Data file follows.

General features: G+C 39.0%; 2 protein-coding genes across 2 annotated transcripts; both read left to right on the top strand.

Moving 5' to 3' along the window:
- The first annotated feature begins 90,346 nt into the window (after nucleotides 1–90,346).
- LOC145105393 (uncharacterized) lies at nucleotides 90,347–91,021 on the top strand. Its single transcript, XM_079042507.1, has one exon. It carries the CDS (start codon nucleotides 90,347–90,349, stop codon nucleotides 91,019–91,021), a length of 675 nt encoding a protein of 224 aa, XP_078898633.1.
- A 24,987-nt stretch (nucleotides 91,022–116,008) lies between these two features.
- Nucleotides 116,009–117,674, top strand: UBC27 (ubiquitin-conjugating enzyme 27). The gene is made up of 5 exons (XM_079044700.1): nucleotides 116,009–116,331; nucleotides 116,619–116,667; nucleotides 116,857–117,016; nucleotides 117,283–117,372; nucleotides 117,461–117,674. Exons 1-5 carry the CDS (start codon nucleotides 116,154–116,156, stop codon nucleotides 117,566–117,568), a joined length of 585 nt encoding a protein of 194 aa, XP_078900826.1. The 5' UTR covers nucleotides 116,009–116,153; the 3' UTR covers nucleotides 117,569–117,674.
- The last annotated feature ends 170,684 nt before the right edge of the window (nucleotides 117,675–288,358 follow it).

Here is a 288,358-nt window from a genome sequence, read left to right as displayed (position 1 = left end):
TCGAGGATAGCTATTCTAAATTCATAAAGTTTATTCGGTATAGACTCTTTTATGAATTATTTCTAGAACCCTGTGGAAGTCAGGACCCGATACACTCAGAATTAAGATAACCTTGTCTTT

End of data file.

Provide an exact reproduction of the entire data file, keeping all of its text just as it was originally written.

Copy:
General features: G+C 39.0%; 2 protein-coding genes across 2 annotated transcripts; both read left to right on the top strand.

Moving 5' to 3' along the window:
- The first annotated feature begins 90,346 nt into the window (after nucleotides 1–90,346).
- LOC145105393 (uncharacterized) lies at nucleotides 90,347–91,021 on the top strand. Its single transcript, XM_079042507.1, has one exon. It carries the CDS (start codon nucleotides 90,347–90,349, stop codon nucleotides 91,019–91,021), a length of 675 nt encoding a protein of 224 aa, XP_078898633.1.
- A 24,987-nt stretch (nucleotides 91,022–116,008) lies between these two features.
- Nucleotides 116,009–117,674, top strand: UBC27 (ubiquitin-conjugating enzyme 27). The gene is made up of 5 exons (XM_079044700.1): nucleotides 116,009–116,331; nucleotides 116,619–116,667; nucleotides 116,857–117,016; nucleotides 117,283–117,372; nucleotides 117,461–117,674. Exons 1-5 carry the CDS (start codon nucleotides 116,154–116,156, stop codon nucleotides 117,566–117,568), a joined length of 585 nt encoding a protein of 194 aa, XP_078900826.1. The 5' UTR covers nucleotides 116,009–116,153; the 3' UTR covers nucleotides 117,569–117,674.
- The last annotated feature ends 170,684 nt before the right edge of the window (nucleotides 117,675–288,358 follow it).

Here is a 288,358-nt window from a genome sequence, read left to right as displayed (position 1 = left end):
TCGAGGATAGCTATTCTAAATTCATAAAGTTTATTCGGTATAGACTCTTTTATGAATTATTTCTAGAACCCTGTGGAAGTCAGGACCCGATACACTCAGAATTAAGATAACCTTGTCTTT